LIMA — The Dayton Veterans Assistance Medical Center is working on reaching out to veterans in Allen County, starting with the standdown held Friday.
Bobette Hart-Nelms, the manager of homeless and TSES program, said that their goal is to reach out and let veterans know what programs the VA has for them and what programs community providers have for them.
“I think the more we do it, the more community providers will know that we’re here, the more the veterans will know that we’re here for them,” Hart-Nelms said.
Hart-Nelms said this is the first time the VA has held a standdown in Lima. The event, held at Veterans Memorial Civic Center, is the beginning of a larger outreach to the area. Hart-Nelms hopes that by the time they hold their standdown next year, the 40 veterans who attended yesterday will have spread the word and even more veterans will come.
Hart-Nelms said that it is not about the number of veterans that attend, it is about the connections made. She believes that the more people know about the services the VA has, the more veterans will hear by word of mouth.
In addition to booths for veterans to browse, the VA handed out things like sleeping bags, knapsacks, clothing, purses, coats and undergarments. They also served lunch and set out coffee and doughnuts.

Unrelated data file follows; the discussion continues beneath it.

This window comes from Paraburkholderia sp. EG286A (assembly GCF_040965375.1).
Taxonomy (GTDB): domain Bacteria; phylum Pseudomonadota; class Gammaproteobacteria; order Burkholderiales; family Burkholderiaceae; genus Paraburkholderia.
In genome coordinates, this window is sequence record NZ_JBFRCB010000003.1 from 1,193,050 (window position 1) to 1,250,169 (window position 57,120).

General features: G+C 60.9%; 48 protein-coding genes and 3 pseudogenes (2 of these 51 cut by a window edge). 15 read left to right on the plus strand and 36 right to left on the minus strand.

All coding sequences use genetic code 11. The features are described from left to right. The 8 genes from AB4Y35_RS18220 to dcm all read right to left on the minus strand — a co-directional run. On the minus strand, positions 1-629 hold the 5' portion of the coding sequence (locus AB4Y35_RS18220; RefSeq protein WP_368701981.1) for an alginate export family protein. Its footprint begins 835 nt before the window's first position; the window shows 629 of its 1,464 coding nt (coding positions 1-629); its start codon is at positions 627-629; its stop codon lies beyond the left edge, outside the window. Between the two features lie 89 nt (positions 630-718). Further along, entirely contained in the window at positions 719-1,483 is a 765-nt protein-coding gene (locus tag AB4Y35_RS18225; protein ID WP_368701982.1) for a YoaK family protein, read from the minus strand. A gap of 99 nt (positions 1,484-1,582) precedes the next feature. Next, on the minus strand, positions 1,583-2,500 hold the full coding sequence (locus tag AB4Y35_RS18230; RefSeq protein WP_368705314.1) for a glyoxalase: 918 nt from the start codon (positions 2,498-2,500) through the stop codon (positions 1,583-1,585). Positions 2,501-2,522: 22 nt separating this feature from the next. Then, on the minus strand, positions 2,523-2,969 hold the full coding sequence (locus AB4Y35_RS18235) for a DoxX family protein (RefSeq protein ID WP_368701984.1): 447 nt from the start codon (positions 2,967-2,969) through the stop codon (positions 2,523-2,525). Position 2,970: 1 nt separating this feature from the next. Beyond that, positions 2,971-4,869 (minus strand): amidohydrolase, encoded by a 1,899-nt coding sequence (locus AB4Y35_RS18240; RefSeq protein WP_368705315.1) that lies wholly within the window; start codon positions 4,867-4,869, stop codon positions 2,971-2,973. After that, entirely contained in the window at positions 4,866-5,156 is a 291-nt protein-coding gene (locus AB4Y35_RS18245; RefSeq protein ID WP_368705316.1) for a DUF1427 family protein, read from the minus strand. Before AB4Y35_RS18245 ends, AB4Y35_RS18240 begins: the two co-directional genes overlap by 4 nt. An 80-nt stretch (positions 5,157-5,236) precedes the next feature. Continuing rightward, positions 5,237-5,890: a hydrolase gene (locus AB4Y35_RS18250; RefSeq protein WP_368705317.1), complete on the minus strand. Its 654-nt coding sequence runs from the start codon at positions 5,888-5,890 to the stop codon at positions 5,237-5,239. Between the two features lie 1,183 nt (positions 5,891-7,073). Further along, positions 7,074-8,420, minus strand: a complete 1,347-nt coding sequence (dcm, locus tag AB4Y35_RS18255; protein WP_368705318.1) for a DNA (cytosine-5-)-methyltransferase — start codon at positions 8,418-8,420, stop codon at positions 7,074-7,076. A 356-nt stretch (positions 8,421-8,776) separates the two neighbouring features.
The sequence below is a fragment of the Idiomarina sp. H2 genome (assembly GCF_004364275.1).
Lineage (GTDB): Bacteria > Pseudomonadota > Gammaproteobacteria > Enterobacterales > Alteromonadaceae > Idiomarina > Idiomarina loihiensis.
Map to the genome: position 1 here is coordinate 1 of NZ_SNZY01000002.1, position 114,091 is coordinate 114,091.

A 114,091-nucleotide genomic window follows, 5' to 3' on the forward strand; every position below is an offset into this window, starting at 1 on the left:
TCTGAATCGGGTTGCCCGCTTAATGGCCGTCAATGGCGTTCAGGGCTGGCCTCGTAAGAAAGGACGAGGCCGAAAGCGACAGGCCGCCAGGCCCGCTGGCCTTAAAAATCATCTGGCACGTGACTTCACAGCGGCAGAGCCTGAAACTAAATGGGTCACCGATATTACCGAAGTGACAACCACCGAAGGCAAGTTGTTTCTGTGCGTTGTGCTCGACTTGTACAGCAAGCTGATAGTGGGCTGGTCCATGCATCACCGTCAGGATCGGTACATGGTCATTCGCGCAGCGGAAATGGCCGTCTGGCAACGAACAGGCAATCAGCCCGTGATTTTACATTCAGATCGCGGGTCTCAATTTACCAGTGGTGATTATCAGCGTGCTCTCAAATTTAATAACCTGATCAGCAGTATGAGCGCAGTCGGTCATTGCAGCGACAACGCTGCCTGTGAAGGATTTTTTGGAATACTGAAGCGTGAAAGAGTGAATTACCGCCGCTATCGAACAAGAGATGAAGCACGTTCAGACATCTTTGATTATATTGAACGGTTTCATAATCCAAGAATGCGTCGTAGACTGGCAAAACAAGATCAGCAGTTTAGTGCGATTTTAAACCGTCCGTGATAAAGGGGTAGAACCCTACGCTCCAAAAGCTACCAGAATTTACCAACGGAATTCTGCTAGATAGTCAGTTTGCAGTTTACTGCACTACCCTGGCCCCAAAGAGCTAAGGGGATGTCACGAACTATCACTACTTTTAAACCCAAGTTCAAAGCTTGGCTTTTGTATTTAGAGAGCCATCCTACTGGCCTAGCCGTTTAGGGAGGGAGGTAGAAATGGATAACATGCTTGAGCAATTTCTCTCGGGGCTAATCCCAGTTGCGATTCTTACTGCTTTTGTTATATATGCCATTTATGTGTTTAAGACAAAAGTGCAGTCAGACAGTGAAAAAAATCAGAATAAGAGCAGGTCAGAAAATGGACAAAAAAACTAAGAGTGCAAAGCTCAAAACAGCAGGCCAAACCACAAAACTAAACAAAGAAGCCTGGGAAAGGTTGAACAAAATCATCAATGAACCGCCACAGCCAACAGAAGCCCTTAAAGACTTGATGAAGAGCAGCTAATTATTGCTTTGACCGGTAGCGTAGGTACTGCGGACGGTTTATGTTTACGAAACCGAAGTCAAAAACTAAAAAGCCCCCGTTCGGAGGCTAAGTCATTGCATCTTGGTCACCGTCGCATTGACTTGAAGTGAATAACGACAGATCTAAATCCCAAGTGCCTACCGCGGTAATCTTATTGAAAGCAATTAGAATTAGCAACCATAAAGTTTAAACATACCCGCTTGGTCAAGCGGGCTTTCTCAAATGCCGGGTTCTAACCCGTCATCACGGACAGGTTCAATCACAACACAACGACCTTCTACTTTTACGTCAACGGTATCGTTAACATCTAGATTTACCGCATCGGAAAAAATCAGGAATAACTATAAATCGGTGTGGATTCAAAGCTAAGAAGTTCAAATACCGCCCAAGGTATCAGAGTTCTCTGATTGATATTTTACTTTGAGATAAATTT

“We love feeding our veterans,” Hart-Nelms said.
The VA works with veterans to help them with whatever they need, from housing to employment to therapy to medical help.
“We cannot end veteran homelessness, we cannot reach out to veterans if we don’t know who they are and if we don’t know who are community providers are that are working with our veterans,” said Hart-Nelms. “We don’t want to leave any veteran behind.”
Regina Hardy, a clinical social worker with the VA, said that in Allen County some veterans live outdoors, camping in various woods. There is a need here, and she is excited about the growing collaboration between the VA and community providers.
Hardy comes to Allen County at least every other week from Dayton. Hardy said that she sometimes will work with a specific veteran if an organization has put her in touch with one but she comes up even if she has not gotten any phone calls.
Hardy works with veterans to put them in touch with whatever they need. She even does counseling for veterans, since she is trained to give therapy.
“We are striving to serve our veterans with the absolute best,” Hardy said. She encourages people to spread the news about the services that the VA offers.
Hart-Nelms said that she plans to keep holding standdowns yearly until no veterans show up because they all are in touch with services that help them.
In September when troops come home, Hart-Nelms said that at least a third of the veterans coming home will be coming to Ohio. She hopes that the connections they made Friday will allow them to reach out to the veterans when they get home.
“We’re here. Call us. Let us help. You don’t have to do this on your own, because we’re here,” Hart-Nelms said.